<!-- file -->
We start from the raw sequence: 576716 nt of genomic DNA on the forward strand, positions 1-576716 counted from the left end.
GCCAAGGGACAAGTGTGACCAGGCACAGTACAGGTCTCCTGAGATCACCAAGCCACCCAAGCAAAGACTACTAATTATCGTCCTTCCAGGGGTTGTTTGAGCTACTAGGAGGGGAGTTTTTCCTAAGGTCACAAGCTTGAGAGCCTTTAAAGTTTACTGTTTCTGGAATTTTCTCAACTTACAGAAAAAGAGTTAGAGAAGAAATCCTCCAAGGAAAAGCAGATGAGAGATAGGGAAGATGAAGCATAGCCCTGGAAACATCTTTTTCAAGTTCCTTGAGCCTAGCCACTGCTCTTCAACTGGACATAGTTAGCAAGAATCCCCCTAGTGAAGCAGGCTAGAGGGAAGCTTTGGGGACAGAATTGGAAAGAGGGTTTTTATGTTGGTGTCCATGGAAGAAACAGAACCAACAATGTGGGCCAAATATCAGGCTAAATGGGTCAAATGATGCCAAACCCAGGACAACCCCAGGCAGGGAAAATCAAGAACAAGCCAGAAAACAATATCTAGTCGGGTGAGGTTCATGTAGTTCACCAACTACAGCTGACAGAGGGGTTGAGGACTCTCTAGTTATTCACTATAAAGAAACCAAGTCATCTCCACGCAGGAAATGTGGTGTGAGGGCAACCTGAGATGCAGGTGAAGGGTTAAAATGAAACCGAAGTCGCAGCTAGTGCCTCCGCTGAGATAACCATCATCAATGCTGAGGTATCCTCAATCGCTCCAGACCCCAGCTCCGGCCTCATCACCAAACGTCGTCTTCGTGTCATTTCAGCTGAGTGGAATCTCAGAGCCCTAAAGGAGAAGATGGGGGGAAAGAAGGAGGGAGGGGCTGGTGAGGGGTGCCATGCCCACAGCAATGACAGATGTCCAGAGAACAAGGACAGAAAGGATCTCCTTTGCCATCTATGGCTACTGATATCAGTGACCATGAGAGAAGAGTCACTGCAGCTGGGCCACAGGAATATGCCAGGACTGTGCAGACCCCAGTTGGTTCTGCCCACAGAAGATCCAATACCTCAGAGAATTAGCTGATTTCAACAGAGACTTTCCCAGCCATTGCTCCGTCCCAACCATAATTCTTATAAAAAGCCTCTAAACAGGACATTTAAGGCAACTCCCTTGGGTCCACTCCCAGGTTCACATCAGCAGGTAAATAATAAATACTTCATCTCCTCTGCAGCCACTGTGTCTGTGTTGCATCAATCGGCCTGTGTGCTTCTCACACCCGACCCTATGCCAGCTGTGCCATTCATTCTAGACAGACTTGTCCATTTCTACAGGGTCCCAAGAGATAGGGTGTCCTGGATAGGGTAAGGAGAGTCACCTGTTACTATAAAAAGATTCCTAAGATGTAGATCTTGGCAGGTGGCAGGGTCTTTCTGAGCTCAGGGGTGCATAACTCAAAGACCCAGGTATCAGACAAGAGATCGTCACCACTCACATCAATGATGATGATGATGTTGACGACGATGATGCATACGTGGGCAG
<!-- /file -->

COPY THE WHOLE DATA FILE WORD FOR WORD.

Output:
We start from the raw sequence: 576716 nt of genomic DNA on the forward strand, positions 1-576716 counted from the left end.
GCCAAGGGACAAGTGTGACCAGGCACAGTACAGGTCTCCTGAGATCACCAAGCCACCCAAGCAAAGACTACTAATTATCGTCCTTCCAGGGGTTGTTTGAGCTACTAGGAGGGGAGTTTTTCCTAAGGTCACAAGCTTGAGAGCCTTTAAAGTTTACTGTTTCTGGAATTTTCTCAACTTACAGAAAAAGAGTTAGAGAAGAAATCCTCCAAGGAAAAGCAGATGAGAGATAGGGAAGATGAAGCATAGCCCTGGAAACATCTTTTTCAAGTTCCTTGAGCCTAGCCACTGCTCTTCAACTGGACATAGTTAGCAAGAATCCCCCTAGTGAAGCAGGCTAGAGGGAAGCTTTGGGGACAGAATTGGAAAGAGGGTTTTTATGTTGGTGTCCATGGAAGAAACAGAACCAACAATGTGGGCCAAATATCAGGCTAAATGGGTCAAATGATGCCAAACCCAGGACAACCCCAGGCAGGGAAAATCAAGAACAAGCCAGAAAACAATATCTAGTCGGGTGAGGTTCATGTAGTTCACCAACTACAGCTGACAGAGGGGTTGAGGACTCTCTAGTTATTCACTATAAAGAAACCAAGTCATCTCCACGCAGGAAATGTGGTGTGAGGGCAACCTGAGATGCAGGTGAAGGGTTAAAATGAAACCGAAGTCGCAGCTAGTGCCTCCGCTGAGATAACCATCATCAATGCTGAGGTATCCTCAATCGCTCCAGACCCCAGCTCCGGCCTCATCACCAAACGTCGTCTTCGTGTCATTTCAGCTGAGTGGAATCTCAGAGCCCTAAAGGAGAAGATGGGGGGAAAGAAGGAGGGAGGGGCTGGTGAGGGGTGCCATGCCCACAGCAATGACAGATGTCCAGAGAACAAGGACAGAAAGGATCTCCTTTGCCATCTATGGCTACTGATATCAGTGACCATGAGAGAAGAGTCACTGCAGCTGGGCCACAGGAATATGCCAGGACTGTGCAGACCCCAGTTGGTTCTGCCCACAGAAGATCCAATACCTCAGAGAATTAGCTGATTTCAACAGAGACTTTCCCAGCCATTGCTCCGTCCCAACCATAATTCTTATAAAAAGCCTCTAAACAGGACATTTAAGGCAACTCCCTTGGGTCCACTCCCAGGTTCACATCAGCAGGTAAATAATAAATACTTCATCTCCTCTGCAGCCACTGTGTCTGTGTTGCATCAATCGGCCTGTGTGCTTCTCACACCCGACCCTATGCCAGCTGTGCCATTCATTCTAGACAGACTTGTCCATTTCTACAGGGTCCCAAGAGATAGGGTGTCCTGGATAGGGTAAGGAGAGTCACCTGTTACTATAAAAAGATTCCTAAGATGTAGATCTTGGCAGGTGGCAGGGTCTTTCTGAGCTCAGGGGTGCATAACTCAAAGACCCAGGTATCAGACAAGAGATCGTCACCACTCACATCAATGATGATGATGATGTTGACGACGATGATGCATACGTGGGCAG